Yoshiko G. Walters of Summerville, South Carolina passed away at her residence Wednesday, February 19, 2014 surrounded by her family, after a long battle with cancer.
Yoshiko was born February 10, 1945 in Okinawa, Japan, daughter of Zenko and Matsu Gushiken, two months prior to the invasion of the island of Okinawa during World War II. Miraculously she survived the decimation of her homeland. At age twenty, she met Ronald E. Walters while he was serving in the US Air Force. They were married in Okinawa August 8, 1966. They moved to the United States of America on December 7, 1966, settling in Detroit, Michigan. They were life-long Michigan residents, during which time she improved her English language skills, became a US citizen, and earned her high school diploma, graduating salutatorian of her class. She was later employed at Red Lobster in Ann Arbor, Michigan, where she was selected to travel back to Japan as part of the opening team for two new restaurants. Yoshiko also enjoyed bowling, volleyball, baseball, camping, gardening, and golf. Her most beloved activity was spending time with her children and grandchildren. Ron and Yoshiko retired to Summerville, South Carolina in 1999 where they enjoyed the warm climate and learned to salt water fish with their family. They were also active members of the Low Country Miata Club, and league bowlers at Sandpiper Lanes.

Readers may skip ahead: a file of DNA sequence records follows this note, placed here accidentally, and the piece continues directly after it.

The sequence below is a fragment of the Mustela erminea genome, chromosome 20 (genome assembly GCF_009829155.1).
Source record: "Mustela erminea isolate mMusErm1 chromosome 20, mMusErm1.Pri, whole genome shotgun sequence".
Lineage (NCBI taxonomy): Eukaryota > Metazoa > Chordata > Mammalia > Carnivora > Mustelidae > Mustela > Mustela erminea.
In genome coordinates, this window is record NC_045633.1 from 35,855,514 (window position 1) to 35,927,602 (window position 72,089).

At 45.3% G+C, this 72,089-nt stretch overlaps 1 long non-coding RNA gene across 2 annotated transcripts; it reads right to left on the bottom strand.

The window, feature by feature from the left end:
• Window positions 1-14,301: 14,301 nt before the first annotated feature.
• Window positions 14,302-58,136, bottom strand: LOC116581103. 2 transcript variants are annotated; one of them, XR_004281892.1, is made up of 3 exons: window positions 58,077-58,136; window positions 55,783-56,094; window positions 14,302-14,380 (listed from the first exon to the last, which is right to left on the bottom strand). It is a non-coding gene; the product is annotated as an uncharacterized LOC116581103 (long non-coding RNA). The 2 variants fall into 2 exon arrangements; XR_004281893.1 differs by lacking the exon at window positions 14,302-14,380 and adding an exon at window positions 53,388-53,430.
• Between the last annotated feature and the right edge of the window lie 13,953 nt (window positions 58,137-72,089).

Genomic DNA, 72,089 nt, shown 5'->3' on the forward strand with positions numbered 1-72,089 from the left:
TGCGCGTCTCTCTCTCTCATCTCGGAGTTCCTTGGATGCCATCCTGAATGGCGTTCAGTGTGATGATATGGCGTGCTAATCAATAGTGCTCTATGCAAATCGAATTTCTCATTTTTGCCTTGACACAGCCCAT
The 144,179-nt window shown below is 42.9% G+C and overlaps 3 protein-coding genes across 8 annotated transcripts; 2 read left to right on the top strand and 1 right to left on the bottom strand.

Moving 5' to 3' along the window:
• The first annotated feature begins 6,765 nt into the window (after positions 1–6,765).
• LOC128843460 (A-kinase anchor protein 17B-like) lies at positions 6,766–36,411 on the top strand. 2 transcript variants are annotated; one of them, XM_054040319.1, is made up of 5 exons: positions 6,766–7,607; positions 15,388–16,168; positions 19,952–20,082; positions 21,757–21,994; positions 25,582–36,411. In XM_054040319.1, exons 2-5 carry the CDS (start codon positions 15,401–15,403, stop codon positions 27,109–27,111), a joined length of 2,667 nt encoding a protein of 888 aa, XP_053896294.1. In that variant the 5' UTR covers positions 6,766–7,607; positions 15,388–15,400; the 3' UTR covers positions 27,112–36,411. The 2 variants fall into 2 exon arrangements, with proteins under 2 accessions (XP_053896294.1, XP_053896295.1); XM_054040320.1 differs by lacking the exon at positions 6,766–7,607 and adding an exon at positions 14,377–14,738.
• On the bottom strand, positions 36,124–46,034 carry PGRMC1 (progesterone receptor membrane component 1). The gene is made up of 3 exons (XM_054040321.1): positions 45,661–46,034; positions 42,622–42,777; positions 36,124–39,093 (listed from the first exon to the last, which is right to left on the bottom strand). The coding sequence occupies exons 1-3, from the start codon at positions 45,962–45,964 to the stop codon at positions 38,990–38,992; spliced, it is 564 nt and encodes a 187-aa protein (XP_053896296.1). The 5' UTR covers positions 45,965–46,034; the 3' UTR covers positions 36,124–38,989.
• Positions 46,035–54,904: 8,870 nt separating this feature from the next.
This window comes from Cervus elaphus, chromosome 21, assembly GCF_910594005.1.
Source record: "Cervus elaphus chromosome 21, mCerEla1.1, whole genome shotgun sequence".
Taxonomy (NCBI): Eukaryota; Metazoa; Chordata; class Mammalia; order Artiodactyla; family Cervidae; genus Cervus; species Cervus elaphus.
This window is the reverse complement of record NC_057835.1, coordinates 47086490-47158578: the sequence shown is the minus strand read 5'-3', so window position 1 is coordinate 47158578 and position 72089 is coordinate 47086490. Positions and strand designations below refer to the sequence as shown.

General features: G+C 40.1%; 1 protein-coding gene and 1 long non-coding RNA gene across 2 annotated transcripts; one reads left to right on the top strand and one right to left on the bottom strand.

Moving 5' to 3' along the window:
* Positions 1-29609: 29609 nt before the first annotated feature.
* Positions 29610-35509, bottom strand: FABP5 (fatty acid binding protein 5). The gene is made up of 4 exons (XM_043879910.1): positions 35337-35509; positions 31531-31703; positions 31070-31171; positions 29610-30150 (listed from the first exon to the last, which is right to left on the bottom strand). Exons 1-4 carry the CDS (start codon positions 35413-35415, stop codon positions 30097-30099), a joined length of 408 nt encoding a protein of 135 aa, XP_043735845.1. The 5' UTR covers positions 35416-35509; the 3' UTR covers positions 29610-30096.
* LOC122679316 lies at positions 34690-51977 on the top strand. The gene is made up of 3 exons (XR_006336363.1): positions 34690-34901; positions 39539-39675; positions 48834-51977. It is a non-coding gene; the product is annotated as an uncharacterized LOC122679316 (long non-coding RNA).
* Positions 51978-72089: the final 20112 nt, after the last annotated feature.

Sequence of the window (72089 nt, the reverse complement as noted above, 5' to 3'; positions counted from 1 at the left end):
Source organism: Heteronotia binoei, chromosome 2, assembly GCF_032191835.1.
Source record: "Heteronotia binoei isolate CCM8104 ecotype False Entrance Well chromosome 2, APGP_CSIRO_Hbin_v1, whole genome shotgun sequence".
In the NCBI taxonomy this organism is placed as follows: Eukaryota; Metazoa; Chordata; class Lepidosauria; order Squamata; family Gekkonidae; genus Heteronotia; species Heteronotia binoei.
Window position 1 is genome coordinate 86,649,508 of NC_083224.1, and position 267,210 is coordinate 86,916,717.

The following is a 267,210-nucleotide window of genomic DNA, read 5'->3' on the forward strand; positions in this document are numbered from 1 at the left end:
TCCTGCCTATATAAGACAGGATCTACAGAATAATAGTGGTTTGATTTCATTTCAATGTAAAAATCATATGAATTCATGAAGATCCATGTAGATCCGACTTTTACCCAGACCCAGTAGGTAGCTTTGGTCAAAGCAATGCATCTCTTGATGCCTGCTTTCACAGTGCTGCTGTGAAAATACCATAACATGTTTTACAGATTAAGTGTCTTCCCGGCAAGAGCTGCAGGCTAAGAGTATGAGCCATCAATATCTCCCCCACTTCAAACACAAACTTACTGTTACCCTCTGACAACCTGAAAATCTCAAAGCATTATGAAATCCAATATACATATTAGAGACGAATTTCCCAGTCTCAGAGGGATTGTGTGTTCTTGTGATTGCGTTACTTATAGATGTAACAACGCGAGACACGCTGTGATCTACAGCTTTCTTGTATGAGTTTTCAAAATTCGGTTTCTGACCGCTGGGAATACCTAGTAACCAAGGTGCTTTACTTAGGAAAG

Yoshiko is survived by her husband Ronald of forty-seven years, three children: Darren (Julie) Walters of Thomasville, North Carolina, Debbie (Monty) Kirkland of Stafford, Virginia, and Sharon (Eddie) Blakeley of N. Charleston, South Carolina, along with seven grandsons: Jody Walters, Garrett Blakeley, Joshua Walters, Chase Kirkland, Zachary Blakeley, Kobe Kirkland, and Carson Kirkland. Yoshiko is also sadly missed by her siblings Mitsuko Chinen, Tokuzan Gushiken, Zensho Gushiken, Zenei Gushiken, and a host of other relatives in Okinawa, Japan.
Yoshiko requested a private memorial service at her residence (immediate family only). In lieu of flowers donations may be made in her honor to the American Cancer Society.
Yoshiko was an amazing wife, mother, and grandmother, loved by all and will be sadly missed by all who knew her.